How to hire the right company and how to protect yourself from getting taken
Mold has become a big industry over the last 20 years. With buildings getting “tighter” to improve energy efficiency, mold has become more and more common in buildings and its effects are more prominent.
Unfortunately, with the exception of a few states, mold regulations have not been established in the US leading to a large industry with a wide variety of contractors and consultants. With such a large number of companies offering mold services, it can be virtually impossible to know who to choose and how to protect yourself from the con-artists. However, there are things you can do to help weed out the bad apples.
Hire a consultant. Some mold removal companies will tell you that “if you can see mold, you don’t need a consultant”. While not entirely untrue, hiring a consultant provides you with an experienced professional to work for your interests when you are hiring a remediation contractor, sort of like having your own realtor or your own lawyer rather than just relying on the other side to do what’s right. The consultant should evaluate the area(s) of concern and provide you with a report detailing their findings, the apparent source of the mold growth, and recommendations for remediation. The
consultant should be an experienced professional (ask for company information & references) with no business ties to the remediation contractor. Consulting firms that have a financial tie to a contractor should disclose that relationship prior to any contractual agreement. Ultimately, however, it is the property owner’s responsibility to ask about such a relationship.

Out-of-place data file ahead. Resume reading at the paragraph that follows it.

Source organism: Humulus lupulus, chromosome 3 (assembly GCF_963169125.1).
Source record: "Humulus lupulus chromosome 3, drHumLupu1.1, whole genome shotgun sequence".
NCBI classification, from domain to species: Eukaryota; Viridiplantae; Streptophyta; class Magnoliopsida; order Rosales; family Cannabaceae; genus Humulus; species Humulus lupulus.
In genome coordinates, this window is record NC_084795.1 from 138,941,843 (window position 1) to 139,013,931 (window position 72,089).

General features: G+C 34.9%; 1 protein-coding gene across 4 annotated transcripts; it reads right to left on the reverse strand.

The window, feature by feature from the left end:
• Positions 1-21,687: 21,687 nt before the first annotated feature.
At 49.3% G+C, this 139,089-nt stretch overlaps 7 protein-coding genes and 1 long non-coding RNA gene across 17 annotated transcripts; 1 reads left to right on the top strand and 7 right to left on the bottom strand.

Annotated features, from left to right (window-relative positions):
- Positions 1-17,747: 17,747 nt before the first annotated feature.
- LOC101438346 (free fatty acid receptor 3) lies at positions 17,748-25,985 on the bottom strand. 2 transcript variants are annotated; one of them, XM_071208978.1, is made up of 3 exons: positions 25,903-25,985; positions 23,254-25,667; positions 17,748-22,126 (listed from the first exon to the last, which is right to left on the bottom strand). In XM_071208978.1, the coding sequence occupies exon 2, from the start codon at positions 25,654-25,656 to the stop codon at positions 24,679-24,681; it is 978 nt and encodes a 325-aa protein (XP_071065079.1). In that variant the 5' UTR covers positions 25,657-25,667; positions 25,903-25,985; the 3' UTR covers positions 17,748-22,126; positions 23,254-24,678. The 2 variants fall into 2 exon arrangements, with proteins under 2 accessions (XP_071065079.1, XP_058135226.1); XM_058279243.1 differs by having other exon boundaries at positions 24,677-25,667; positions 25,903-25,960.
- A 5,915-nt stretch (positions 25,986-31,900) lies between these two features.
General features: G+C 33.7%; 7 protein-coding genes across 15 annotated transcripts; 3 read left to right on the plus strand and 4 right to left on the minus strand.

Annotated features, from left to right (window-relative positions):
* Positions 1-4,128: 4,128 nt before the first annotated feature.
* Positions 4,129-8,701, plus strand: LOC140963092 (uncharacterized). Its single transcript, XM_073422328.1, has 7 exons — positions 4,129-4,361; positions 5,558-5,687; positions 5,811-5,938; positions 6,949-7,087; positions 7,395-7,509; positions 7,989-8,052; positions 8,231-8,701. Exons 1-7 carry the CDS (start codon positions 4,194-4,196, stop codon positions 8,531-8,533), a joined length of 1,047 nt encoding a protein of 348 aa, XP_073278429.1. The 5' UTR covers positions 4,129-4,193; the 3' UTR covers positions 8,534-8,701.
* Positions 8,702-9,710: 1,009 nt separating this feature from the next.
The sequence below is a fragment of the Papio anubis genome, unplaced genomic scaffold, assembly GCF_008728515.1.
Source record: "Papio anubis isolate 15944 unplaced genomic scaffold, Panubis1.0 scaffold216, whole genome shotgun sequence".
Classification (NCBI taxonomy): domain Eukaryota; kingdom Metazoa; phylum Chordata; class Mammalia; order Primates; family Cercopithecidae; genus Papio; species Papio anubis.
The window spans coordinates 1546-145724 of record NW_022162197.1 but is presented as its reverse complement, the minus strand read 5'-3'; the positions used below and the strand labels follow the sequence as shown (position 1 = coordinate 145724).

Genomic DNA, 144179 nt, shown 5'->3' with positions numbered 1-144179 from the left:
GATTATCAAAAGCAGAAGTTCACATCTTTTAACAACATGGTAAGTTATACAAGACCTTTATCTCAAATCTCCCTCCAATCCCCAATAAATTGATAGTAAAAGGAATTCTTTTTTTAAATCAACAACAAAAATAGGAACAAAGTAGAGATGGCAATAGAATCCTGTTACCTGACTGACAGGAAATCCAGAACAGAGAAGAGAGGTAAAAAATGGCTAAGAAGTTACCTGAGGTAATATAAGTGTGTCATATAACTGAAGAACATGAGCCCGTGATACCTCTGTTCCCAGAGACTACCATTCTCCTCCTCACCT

Get more than one estimate. When getting estimates, make sure all parties are bidding on exactly the same work (Your consultant can help you with this.) and make sure the contractor comes to the job site rather than giving a telephone estimate. Be cautious of a contractor or consultant that uses SCARE tactics to make you do more than you really need to have done or are comfortable doing.
“Mold Free” = Untrue. A building cannot be made mold free. Avoid contractors who claim to remove all mold from your building or make something “mold free”. This is not possible.
Ask to see certifications. Professional mold remediation contractors will have training and certifications in the removal of mold contamination and cleaning of mold impacted materials. Once you receive these credentials, verify that they are legitimate. Again, your consultant can help you with this determination.
There are many contractors in the mold remediation industry and most of them are professional and qualified. Any qualified professional will be happy to accommodate the above recommendations. Don’t be afraid to ask! A good contractor or consultant will appreciate it.